Judy Abel, JOFA's VP of communications, is a seasoned journalist and mother of three living on the Upper East Side of Manhattan. She also is the current president of the Yavneh Minyan, as well as one of its key founders. As part of the JOFA series on women's leadership and women women presidents, JOFA Executive Director Elana Sztokman asked Judy about her work as shulpresident and her vision of Orthodox women's leadership:
WHEN AND HOW DID YOU BECOME SHUL PRESIDENT?
I became the president of Kehilat Yavneh, which my husband, Michael Brill, and I founded, upon its inception in December 2006.
WHY IS THIS SOMETHING YOU WANTED TO DO?
Truthfully, if had know what I was getting myself into, I might have thought twice before starting and leading the minyan. Thank God I was sufficiently naïve and was blinded by the idea that we could create a warm and vibrant partnership minyan on the Upper East Side of Manhattan.
WHAT IS YOUR SHUL LIKE?
Yanveh, which meets monthly, is largely lay-led, although Rabbi Jeffrey Fox, the Rosh Yeshiva of Yeshivat Maharat, has been serving as our scholar in residence for the past few years. Typically, various women and men from our kehilah read from the Torah and lead portions of tefillah, and Rabbi Fox offers a d’var Torah.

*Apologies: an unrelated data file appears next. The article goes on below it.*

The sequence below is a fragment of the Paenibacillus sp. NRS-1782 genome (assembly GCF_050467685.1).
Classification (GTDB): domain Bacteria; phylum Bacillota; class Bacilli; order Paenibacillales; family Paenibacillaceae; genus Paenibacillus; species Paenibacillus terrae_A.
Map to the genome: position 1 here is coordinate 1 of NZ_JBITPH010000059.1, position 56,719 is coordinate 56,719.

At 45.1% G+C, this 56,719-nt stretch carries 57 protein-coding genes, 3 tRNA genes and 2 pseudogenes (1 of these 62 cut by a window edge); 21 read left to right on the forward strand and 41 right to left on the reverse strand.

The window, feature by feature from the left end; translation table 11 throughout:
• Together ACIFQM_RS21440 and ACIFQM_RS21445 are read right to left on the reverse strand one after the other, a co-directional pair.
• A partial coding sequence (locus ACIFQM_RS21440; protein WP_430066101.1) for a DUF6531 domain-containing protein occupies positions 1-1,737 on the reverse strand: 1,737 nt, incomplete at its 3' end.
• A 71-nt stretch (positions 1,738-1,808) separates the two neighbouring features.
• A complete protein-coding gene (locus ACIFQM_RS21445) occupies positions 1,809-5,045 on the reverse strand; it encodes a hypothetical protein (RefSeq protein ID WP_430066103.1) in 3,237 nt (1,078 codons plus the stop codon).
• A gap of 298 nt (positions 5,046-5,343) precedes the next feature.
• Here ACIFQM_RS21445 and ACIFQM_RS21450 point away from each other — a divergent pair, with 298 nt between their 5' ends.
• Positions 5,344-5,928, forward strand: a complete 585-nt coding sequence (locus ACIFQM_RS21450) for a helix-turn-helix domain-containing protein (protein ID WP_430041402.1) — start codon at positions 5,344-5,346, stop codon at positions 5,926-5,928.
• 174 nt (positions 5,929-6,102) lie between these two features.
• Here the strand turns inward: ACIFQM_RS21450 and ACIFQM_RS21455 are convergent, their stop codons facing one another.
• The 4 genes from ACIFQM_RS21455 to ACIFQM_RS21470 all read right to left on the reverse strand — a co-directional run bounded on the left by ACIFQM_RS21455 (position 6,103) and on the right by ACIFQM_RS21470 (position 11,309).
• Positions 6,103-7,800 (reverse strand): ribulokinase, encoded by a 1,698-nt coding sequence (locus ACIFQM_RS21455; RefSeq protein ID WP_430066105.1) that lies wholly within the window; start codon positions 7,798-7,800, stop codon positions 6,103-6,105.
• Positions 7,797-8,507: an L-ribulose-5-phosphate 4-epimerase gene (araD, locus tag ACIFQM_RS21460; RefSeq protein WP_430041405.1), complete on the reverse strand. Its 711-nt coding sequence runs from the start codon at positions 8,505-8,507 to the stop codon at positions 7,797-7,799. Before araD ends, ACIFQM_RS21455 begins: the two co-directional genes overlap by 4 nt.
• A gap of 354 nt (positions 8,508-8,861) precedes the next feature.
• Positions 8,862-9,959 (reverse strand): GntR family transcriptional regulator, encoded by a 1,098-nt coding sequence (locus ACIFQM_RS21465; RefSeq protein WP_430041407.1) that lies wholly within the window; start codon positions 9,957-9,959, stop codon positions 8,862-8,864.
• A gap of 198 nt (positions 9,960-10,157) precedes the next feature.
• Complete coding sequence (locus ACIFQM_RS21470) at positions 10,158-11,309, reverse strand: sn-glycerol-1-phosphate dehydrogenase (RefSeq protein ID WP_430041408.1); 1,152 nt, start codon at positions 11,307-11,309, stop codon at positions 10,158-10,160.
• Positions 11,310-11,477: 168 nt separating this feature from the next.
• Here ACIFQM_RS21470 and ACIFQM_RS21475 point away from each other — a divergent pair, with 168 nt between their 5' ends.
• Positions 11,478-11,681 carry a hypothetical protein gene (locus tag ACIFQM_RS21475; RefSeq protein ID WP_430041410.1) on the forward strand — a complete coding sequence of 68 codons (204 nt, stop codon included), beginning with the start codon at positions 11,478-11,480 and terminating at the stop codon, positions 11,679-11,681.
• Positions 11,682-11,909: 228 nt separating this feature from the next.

HOW DO YOU LIKE YOUR JOB?
Ask me on a Shabbat when we’ve just completed a minyan and I’ll tell you it’s energizing and fulfilling. Ask me while we’re in the throes of planning the minyan and I’d be likely to give you a different answer.
WHAT ARE SOME OF THE CHALLENGES INHERENT IN BEING A WOMAN IN THIS ROLE?
Since Yavneh was founded to give women more of a voice in Orthodox tefillah, being a woman has not posed any challenges for me.
WHAT DO YOU THINK ARE SOME OF THE REASONS THAT MORE SHULS DON'T HAVE WOMEN AS PRESIDENTS?
Obviously, we are not a traditional Orthodox shul, so my leadership role is not indicative of general progress. I cannot say with certainty, but it seems that there’s a notion that Orthodox synagogues are not primarily designed to serve women. It feels like women are invited to show up, but not to make too much noise. Women in theseshuls are often oppressed by the tacit notion that their voices don’t count, in either prayer or lay-leadership. As a result, they’re not fighting for spots at the helm and the men are certainly not encouraging them to take over.
WHAT MESSAGE WOULD YOU SEND TO LEADERSHIP OF SHULS THAT HAVE NOT YET HAD WOMEN PRESIDENTS?
What’s wrong with you?
WHAT MESSAGE WOULD YOU SEND TO WOMEN WHO WANT TO FIND MORE WAYS TO BE INVOLVED IN THEIR COMMUNITY LEADERSHIP?
Don’t wait to be asked. Let it be known that you are skilled and capable. Ask why women have risen to some of the highest political offices in the country and yet in ashuls, which should places of holiness and spirituality, treating women like second class citizens is not only tolerated, it’s the norm.